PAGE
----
Title X facilities are already over-regulated

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The Trump administration’s plan to impose a so-called “domestic gag rule”—a prohibition on providing, referring and counseling about abortion—on facilities receiving Title X funding for family planning services has unleashed a storm of criticism. The public comment period is now open, and the backlash promises to be fierce.

Medical groups state that withholding information about medical procedures is a violation of medical ethics. Numerous political observers note that the real intent of this measure is to deliver on Trump’s promise to defund Planned Parenthood, a major recipient of Title X funding. But largely overlooked in these responses to the domestic gag rule is that the current rules governing Title X grantees represent terrible public policy. As the public now weighs in on the proposed regulations, we should not forget that not only is the new gag rule harmful, but that the existing restrictions governing Title X and abortion care should be lifted as well because they are bad for patients and bad for public health.

{mosads}Title X, the only federally funded program devoted specifically to family planning, includes not only contraceptive services, but also pregnancy testing, STD (sexually transmitted disease) treatments and cancer screenings. As a condition of accepting Title X funds, grantees are prohibited from performing abortions with these funds. Those entities, such as Planned Parenthoods, which also provide abortions, must do this with a strict separation of abortion and other reproductive health services: separate financial accounting, separate channels to make appointments, and, as typically interpreted by many Title X directors, separate physical spaces as well.

What does this policy in practice mean for patients? Consider a promising recent development in abortion care: inserting an IUD (intrauterine device) immediately after an abortion. If a woman wants this form of birth control but cannot have it inserted right after the abortion, many clinicians advise that the woman wait two weeks, in order for the uterus to heal.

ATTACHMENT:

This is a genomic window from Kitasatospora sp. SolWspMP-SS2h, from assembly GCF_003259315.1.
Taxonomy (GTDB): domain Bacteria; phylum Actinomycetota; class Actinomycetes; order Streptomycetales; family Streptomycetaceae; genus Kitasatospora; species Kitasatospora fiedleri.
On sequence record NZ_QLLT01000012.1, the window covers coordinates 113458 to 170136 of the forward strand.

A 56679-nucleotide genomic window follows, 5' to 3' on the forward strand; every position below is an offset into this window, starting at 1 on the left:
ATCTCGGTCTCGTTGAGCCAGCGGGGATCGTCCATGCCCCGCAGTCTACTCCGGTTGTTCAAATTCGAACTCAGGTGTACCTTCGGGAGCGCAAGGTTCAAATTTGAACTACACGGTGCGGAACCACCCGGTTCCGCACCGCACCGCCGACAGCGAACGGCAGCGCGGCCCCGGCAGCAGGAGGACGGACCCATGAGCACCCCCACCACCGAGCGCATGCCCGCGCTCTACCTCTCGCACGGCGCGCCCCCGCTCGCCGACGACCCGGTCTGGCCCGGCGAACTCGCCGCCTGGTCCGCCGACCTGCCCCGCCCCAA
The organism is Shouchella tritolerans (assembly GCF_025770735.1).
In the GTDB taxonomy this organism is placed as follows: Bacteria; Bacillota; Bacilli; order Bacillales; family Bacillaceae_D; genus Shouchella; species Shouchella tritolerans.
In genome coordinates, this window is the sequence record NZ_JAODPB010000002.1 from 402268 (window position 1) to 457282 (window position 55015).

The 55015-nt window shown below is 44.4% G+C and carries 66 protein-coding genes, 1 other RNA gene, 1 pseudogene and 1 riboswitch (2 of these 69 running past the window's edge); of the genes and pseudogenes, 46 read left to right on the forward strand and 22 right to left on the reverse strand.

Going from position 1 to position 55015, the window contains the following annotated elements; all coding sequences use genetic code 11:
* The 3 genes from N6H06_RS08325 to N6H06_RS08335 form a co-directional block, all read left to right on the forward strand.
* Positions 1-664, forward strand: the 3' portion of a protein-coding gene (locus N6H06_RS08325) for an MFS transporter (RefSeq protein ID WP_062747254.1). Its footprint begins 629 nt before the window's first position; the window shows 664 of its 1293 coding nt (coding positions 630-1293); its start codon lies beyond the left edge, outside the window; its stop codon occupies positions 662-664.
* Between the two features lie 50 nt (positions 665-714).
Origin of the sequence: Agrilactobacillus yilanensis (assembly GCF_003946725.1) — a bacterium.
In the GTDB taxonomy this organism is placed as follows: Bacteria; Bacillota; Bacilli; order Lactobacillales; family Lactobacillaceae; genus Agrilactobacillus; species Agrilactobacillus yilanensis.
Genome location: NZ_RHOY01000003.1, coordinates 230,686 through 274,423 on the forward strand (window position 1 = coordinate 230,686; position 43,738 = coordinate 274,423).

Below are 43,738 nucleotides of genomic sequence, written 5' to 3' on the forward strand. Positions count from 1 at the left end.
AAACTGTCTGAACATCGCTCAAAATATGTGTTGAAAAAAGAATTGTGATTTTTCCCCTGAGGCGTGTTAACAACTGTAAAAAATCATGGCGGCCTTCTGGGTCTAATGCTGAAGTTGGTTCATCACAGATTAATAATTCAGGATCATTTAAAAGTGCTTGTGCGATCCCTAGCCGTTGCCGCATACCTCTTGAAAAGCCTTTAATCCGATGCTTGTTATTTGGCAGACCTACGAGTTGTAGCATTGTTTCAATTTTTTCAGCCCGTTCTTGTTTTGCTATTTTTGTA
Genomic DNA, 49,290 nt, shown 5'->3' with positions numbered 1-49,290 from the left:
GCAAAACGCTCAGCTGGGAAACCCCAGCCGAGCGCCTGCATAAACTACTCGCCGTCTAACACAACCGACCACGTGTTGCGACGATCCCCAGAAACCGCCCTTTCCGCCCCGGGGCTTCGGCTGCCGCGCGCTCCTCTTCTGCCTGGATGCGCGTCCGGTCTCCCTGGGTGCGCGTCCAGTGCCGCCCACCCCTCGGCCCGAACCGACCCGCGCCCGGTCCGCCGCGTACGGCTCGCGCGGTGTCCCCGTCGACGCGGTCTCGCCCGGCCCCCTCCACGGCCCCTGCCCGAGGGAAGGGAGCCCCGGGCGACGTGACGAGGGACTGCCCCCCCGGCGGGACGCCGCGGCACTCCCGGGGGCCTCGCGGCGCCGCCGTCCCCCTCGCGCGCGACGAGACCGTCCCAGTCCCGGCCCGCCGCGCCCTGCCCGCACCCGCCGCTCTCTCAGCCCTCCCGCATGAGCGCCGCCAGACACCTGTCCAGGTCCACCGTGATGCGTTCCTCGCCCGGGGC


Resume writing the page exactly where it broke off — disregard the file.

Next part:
As “Nancy,” a Planned Parenthood administrator we interviewed for a research study, explained to us, an immediate post-abortion IUD is very difficult to negotiate because of Title X. “In one of our Planned Parenthoods the abortion facility’s in the basement and there’s a clinic on the first floor. So imagine a woman terminating a pregnancy, feeling crampy, maybe still recovering from the anesthesia, and now, she’s got to go upstairs and do a walk-in appointment, or make another appointment to get her IUD or another contraceptive method.” Nancy also pointed out that women can ovulate as quickly as two weeks after an abortion and therefore be at risk of pregnancy before she is able to get the most reliable means of contraception. 

Another problem with the current regulations is what “Susan”, who formerly worked to assess provider compliance with Title X regulations, told us about the confusion around these regulations as well as their chilling effects on clinicians. “Providers were confused about what was an actual abortion. Several thought that the morning after pill was abortion and refused to provide it to patients.” (The morning after pill, also known as Emergency Contraception, is a higher than normal dose of oral contraception, which inhibits ovulation, and therefore prevents pregnancy if taken after unprotected intercourse, and though it is often confused with mifepristone, the main drug in a medication abortion, EC cannot disrupt an established pregnancy).

For those women whose pregnancies were the result of rape, incest or posed a serious threat to their lives, situations in which Medicaid can pay for an abortion, Susan said Title X doctors—often the only doctors in small rural communities—sometimes refused to sign the form authorizing these abortions, out of a misguided fear that doing so would jeopardize Title X funding.

She also told us of patients who withhold information about their abortions out of fear of not being able to get post-abortion care in a Title X clinic. As Susan put it, “their medical histories were missing a chunk of their medical data due to misunderstanding, stigma and Title X regulations.”

There is no medical logic whatsoever to separate abortion from other reproductive health services. Indeed, it is the recommended practice for clinics affiliated with Planned Parenthood and the National Abortion Federation to initiate a discussion with abortion patients about whether they wish to obtain a contraceptive method, if they do not already have one.

The current Title X rules make this sensible policy unnecessarily complicated for many women and risk their health as a result. The domestic gag rule will only make an already compromised situation worse.

David S. Cohen is a professor at the Thomas R. Kline School of Law at Drexel University (dsc39@drexel.edu). They are co-authoring a book on barriers to abortion care; Carole Joffe is a professor in the Department of Obstetrics, Gynecology and Reproductive Sciences at the University of California, San Francisco (carole.joffe@ucsf.edu)

Tags domestic gag rule Title X Family Planning

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